French welfare spending 'not sustainable'

Ben McPartland
Ben McPartland - [email protected]
French welfare spending 'not sustainable'
Photo: AFP

As France topped the latest global rankings for welfare spending, the analyst behind the report tells The Local, France’s much admired welfare system is simply unsustainable.


Nearly a third of France’s GDP goes on its welfare system, making it the country with the highest social expenditure in the world, new figures revealed this week.

France spends some 32 percent of its GDP on its welfare state, well ahead of the global average of 22 percent, according to a new report from the Paris-based economic think-tank the OECD.

Finland, Belgium, and Denmark are the only other countries whose spending tops 30 percent of the GDP. In the UK it stood at 22 percent and in the US 19 percent.

One of the authors of the report Maxime Ladaique told The Local that French levels of spending on pensions, health care and the like are no longer sustainable.

“We have to keep in mind the population is getting older,” said Ladaique. “When France introduced its social security system there were seven workers for every one retired person, now there are only four workers and there are estimates that say in 30 to 40 years there will only be two people working for every one retiree.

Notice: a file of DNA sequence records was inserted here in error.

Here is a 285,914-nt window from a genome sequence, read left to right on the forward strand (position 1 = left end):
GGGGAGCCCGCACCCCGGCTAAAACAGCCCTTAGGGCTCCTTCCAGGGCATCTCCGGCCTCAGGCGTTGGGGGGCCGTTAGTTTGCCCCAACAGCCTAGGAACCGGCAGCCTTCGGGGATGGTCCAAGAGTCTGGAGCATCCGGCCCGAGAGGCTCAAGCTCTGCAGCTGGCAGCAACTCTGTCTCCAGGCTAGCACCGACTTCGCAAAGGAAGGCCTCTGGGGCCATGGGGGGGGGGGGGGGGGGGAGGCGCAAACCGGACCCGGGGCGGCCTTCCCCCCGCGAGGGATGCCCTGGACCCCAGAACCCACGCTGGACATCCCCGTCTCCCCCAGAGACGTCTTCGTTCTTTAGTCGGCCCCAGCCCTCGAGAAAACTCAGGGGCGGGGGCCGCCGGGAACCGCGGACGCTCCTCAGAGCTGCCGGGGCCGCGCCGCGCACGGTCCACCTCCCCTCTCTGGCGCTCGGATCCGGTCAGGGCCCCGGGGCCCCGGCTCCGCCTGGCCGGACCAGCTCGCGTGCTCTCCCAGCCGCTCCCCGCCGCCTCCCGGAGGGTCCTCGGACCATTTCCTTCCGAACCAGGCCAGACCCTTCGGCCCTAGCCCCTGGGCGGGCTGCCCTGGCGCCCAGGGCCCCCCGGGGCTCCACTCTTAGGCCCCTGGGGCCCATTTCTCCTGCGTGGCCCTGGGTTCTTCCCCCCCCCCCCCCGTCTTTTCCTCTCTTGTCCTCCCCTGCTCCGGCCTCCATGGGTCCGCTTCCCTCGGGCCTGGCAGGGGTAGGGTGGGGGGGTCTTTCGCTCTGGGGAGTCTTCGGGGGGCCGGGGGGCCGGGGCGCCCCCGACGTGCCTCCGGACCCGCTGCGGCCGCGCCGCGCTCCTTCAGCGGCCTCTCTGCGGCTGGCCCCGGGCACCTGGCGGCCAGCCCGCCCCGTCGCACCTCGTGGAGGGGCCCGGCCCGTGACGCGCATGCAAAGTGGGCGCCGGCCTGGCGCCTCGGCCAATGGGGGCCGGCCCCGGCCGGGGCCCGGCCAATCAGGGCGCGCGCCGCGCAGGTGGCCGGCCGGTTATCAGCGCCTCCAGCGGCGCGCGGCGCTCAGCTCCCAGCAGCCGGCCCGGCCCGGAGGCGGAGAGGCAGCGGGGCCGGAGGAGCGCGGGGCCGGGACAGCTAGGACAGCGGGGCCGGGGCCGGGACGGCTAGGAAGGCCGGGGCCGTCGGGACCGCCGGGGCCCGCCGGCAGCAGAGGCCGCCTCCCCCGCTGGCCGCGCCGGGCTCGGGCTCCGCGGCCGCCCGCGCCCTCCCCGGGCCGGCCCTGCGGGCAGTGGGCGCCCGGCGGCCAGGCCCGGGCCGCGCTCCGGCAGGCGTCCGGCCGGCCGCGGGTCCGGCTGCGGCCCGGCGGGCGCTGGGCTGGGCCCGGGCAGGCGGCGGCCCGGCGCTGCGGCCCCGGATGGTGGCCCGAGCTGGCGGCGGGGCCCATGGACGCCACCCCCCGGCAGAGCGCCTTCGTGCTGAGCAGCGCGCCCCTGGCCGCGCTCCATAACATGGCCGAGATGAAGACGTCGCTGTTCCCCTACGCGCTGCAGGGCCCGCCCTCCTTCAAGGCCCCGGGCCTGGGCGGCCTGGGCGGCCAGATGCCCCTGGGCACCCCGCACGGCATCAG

“The system is already in deficit. If nothing is done about it, then the welfare system won't be sustainable. There needs to be reforms,” he said.

When it comes to France’s social spending, almost half of it goes on pensions, Ladaique says, and when health care is thrown in that accounts for almost three quarters of the bill.

The rest of the outgoings go on unemployment benefits and social services.

One of the reasons why France’s spending differs so greatly from the OECD average is that in other countries like the UK and Greece and Germany the spending on welfare has dropped much more significantly than in France, which only saw a minor fall compared to last year’s figure of 33 percent of GDP.

However the attitude of both the government and the public in France seems to be changing.

Some of the more controversial elements of next year’s budget are cuts to social spending including the previously untouchable family allowances, which form part of the overall €21 billion savings plan for 2015.

Earlier this year the PM announced a freeze on pensions, which caused anger among his party.

Opinion polls also suggest the French public accepted that cuts needed to be made.

“France is going in the right direction. Obviously if there was growth, this level of welfare spending wouldn’t be a problem.

“The French are very attached to this social model, but they seem to realize now, that something needs to be done. But it’s difficult to reform. This is France,” he said.

On the plus side Ladaique pointed out that France benefited from good life expectancy rates, a high fertility rate and less inequality than in other OECD countries.



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